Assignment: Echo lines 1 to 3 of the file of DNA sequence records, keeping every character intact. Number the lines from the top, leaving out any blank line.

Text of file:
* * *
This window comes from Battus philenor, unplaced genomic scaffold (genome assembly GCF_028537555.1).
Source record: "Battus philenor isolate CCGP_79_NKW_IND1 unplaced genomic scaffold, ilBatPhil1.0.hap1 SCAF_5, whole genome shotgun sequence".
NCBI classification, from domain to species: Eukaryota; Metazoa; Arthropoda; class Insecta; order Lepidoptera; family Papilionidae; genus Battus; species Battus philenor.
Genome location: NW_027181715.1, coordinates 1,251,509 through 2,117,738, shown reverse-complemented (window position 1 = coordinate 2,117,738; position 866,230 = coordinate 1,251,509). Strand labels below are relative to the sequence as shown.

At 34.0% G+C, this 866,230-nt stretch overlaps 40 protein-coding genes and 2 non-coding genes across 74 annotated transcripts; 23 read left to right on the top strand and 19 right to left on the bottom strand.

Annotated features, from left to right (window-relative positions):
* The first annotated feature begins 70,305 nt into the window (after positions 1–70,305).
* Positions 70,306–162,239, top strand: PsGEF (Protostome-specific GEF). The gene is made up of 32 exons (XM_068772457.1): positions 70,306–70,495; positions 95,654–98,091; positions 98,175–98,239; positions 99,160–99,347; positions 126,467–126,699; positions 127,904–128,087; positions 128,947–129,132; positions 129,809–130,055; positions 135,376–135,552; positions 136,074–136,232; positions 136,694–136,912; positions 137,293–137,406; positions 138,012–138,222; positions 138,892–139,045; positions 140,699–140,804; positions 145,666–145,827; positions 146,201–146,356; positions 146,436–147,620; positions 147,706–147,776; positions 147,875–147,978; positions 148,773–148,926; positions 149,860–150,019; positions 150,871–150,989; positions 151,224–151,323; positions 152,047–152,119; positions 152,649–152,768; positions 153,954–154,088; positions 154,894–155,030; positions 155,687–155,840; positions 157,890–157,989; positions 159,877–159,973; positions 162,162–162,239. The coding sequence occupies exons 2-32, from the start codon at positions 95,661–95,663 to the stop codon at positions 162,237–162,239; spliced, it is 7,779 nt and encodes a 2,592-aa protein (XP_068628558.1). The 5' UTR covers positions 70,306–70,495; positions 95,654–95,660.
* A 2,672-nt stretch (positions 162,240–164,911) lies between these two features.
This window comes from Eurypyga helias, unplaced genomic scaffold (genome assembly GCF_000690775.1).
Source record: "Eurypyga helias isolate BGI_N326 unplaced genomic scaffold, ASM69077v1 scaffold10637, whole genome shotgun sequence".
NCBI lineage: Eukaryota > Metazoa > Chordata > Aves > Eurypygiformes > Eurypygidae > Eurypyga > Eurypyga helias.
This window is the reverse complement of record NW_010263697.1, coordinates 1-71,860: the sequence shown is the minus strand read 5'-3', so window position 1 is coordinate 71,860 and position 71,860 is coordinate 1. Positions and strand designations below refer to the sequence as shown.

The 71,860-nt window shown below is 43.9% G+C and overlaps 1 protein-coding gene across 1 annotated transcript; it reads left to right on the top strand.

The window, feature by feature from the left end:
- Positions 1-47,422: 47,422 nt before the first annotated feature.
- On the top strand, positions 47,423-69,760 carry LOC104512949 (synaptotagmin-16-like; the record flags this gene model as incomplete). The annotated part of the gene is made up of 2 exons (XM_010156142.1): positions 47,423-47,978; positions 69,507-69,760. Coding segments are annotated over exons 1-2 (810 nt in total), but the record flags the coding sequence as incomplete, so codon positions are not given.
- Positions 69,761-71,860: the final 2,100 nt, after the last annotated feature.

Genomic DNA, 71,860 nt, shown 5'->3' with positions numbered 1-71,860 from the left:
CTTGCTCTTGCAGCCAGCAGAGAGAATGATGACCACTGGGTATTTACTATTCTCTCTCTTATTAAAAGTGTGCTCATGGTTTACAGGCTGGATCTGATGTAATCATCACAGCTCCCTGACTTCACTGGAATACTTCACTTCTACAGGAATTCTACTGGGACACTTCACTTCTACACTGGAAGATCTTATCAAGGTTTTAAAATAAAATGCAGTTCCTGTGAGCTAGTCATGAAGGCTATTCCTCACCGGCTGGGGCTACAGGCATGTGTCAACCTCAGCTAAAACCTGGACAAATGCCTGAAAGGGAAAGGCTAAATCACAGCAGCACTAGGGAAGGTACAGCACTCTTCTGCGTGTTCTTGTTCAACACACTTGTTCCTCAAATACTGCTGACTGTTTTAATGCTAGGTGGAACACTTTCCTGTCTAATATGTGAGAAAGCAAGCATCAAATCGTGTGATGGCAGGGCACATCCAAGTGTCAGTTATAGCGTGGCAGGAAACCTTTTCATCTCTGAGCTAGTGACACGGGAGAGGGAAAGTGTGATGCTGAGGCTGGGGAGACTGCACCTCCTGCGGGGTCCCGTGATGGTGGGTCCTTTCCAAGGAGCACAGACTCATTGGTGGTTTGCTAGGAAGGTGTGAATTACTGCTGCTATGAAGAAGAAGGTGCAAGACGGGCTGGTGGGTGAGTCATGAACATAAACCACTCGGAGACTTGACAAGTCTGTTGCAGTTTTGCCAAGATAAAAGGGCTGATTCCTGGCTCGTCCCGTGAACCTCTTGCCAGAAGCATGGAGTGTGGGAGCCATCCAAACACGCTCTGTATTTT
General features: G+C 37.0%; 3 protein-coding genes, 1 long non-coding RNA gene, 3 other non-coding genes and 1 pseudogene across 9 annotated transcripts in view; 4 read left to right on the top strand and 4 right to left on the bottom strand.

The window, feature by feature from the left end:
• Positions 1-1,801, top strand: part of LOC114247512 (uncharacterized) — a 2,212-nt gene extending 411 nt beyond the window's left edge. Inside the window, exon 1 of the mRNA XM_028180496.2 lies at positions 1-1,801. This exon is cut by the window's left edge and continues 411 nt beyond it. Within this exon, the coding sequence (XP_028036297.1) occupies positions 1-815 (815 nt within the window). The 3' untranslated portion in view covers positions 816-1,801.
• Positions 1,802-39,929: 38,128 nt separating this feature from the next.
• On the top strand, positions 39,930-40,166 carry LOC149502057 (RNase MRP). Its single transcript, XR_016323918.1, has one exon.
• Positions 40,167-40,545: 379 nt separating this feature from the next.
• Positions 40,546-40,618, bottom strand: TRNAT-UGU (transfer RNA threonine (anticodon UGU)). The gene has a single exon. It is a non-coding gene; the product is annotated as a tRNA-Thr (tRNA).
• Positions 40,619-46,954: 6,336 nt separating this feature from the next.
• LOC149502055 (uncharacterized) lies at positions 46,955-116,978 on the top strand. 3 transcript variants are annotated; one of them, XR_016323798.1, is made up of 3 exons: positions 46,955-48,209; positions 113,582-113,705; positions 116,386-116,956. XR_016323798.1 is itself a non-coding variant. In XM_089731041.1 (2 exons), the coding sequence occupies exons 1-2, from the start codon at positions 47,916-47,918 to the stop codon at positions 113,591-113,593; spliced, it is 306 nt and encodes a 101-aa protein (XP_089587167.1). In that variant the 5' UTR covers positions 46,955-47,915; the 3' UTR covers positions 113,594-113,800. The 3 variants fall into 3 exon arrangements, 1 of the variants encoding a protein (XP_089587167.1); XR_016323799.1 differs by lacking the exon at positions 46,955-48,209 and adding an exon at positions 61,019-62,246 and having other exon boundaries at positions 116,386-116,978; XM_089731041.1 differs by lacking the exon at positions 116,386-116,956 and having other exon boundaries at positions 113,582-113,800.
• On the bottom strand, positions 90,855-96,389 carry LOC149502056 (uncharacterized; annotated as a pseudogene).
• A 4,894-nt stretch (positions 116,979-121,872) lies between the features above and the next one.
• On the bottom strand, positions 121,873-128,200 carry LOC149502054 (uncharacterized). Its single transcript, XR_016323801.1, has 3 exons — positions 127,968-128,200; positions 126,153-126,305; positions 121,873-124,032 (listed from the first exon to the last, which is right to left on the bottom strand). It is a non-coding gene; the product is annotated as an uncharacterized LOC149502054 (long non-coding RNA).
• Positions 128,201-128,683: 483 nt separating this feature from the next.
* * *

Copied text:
This window comes from Battus philenor, unplaced genomic scaffold (genome assembly GCF_028537555.1).
Source record: "Battus philenor isolate CCGP_79_NKW_IND1 unplaced genomic scaffold, ilBatPhil1.0.hap1 SCAF_5, whole genome shotgun sequence".
NCBI classification, from domain to species: Eukaryota; Metazoa; Arthropoda; class Insecta; order Lepidoptera; family Papilionidae; genus Battus; species Battus philenor.